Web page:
Case of asbsestos-related lung cancer related to work history
By Court reporter | 14th January 2022
A woman who died from asbestos-related lung cancer believed it was caused by her work packing rubber gloves and balloons at a local factory, an inquest heard on Thursday (January 13).
When she knew she was suffering from terminal mesothelioma in October 2020, Margaret Wilks made a statement to solicitors in which she described the talc dust which regularly formed on the balloons and gloves she handled at the J Allen Rubber Company in Lydney, Gloucestershire.
She also related how she used to wash her painter and decorator husband David's working clothes and thought they, too, would have asbestos dust on them.
Assistant Gloucestershire Coroner Roland Wooderson heard that Mrs Wilks, 77, of Severn View Road, Yorkley, Gloucestershire, died at home on 19th December last year with her husband and daughter Melissa with her.
In her statement to solicitors, Mrs Wilks said she had started suffering breathlessness and weight loss in the Spring of 2021 and was diagnosed with mesothelioma after a biopsy in August last year.
She recalled how she left school at 15 in 1959 and started work at J Allen's in Lydney, later moving in the late Seventies to a factory at Whitecroft.
She stopped work in 1980 to have her baby.
The company manufactured rubber gloves and balloons and there were hundreds of people working in the packing department, an open area half the size of a football pitch, she stated.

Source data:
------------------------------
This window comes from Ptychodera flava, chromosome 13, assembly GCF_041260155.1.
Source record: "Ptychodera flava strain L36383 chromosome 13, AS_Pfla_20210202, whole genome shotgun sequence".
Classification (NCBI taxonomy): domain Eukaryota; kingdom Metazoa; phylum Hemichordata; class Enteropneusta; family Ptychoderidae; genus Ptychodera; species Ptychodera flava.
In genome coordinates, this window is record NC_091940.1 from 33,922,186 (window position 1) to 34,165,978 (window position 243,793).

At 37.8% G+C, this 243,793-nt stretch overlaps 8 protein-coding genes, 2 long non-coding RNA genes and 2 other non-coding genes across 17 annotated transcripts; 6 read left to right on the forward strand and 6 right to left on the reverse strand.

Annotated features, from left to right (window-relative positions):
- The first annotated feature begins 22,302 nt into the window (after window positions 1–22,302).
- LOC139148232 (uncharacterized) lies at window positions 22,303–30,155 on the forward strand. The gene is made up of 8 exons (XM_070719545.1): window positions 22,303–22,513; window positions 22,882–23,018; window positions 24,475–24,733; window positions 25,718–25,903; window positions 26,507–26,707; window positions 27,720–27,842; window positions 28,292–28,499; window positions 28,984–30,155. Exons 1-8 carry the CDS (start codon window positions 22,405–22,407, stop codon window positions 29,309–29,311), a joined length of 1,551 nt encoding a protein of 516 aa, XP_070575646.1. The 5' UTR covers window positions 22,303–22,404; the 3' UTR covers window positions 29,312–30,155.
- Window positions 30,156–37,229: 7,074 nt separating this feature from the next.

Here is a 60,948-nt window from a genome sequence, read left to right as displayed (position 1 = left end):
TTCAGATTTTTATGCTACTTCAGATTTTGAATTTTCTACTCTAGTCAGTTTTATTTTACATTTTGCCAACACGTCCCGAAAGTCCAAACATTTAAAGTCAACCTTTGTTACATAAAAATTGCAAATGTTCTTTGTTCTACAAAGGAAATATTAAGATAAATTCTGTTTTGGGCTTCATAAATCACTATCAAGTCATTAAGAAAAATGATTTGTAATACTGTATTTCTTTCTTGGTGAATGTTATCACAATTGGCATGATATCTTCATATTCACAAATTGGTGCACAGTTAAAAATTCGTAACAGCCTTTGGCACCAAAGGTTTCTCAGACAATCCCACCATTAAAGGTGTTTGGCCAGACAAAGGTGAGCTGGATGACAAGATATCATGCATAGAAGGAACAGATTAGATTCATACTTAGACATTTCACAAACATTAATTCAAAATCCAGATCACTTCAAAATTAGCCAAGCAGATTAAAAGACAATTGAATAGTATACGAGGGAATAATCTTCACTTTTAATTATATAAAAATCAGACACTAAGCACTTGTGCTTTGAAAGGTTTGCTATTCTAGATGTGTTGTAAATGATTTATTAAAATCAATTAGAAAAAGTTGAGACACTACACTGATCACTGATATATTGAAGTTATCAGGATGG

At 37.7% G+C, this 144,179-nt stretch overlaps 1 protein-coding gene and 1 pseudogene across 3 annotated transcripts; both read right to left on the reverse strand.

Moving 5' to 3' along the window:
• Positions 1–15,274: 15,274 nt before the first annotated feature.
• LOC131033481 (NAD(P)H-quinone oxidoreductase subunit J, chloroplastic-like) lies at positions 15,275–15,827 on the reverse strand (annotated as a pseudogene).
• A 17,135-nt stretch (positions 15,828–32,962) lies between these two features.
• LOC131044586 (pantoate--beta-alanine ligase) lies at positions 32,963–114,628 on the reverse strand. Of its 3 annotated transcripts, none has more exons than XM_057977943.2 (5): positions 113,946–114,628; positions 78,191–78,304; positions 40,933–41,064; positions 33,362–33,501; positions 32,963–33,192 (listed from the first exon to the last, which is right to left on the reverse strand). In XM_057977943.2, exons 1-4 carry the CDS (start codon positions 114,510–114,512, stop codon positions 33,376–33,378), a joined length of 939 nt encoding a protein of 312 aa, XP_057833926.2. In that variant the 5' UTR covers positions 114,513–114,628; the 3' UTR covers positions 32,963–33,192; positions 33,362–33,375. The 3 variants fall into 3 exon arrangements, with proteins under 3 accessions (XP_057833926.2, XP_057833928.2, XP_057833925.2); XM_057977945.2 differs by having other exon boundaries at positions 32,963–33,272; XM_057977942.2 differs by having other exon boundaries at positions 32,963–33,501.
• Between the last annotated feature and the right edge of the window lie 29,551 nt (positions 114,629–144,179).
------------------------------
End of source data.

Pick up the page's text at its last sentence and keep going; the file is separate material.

Several colleagues worked at the same table as her, including Pauline Robins who also developed an asbestos related disease and brought a civil claim against the company, she said.
The building was very old and sometimes repair work had to be carried out on the machinery, she stated.
"I believe it is more likely than not that I would have inhaled asbestos fibres disturbed by the maintenance and repair work," said Mrs Wilks.
"The rubber gloves we packed had a film of talc on the which also caused a dusty atmosphere."
She said that several times a day she used a small brush to dust away the talc which had settled. It would be impossible to avoid inhaling the dust, she said.
"I understand that industrial talc used in the rubber industry was often contaminated with asbestos fibres, so it is likely I inhaled asbestos dust in this way.
"Balloons also used to have a layer of talc on them, just like the rubber gloves. Dust used to get on our hands and you could not help but inhale it."
She said she was never given any warning about the danger of inhaling dust and nor was she provided with any protective equipment.
Mrs Wilks went on to say that her husband worked for a decorators firm in the 1960s to 80s and then became self-employed in the same trade.
He used to sand down soffits, guttering and fascias and it was possible he came into contact with asbestos during that work, she stated.
He would always shake out his work clothes when he got home but would then give them to her to wash.
The coroner recorded a narrative conclusion confirming that she died from mesothelioma and believed she had been exposed to asbestos in her employment.
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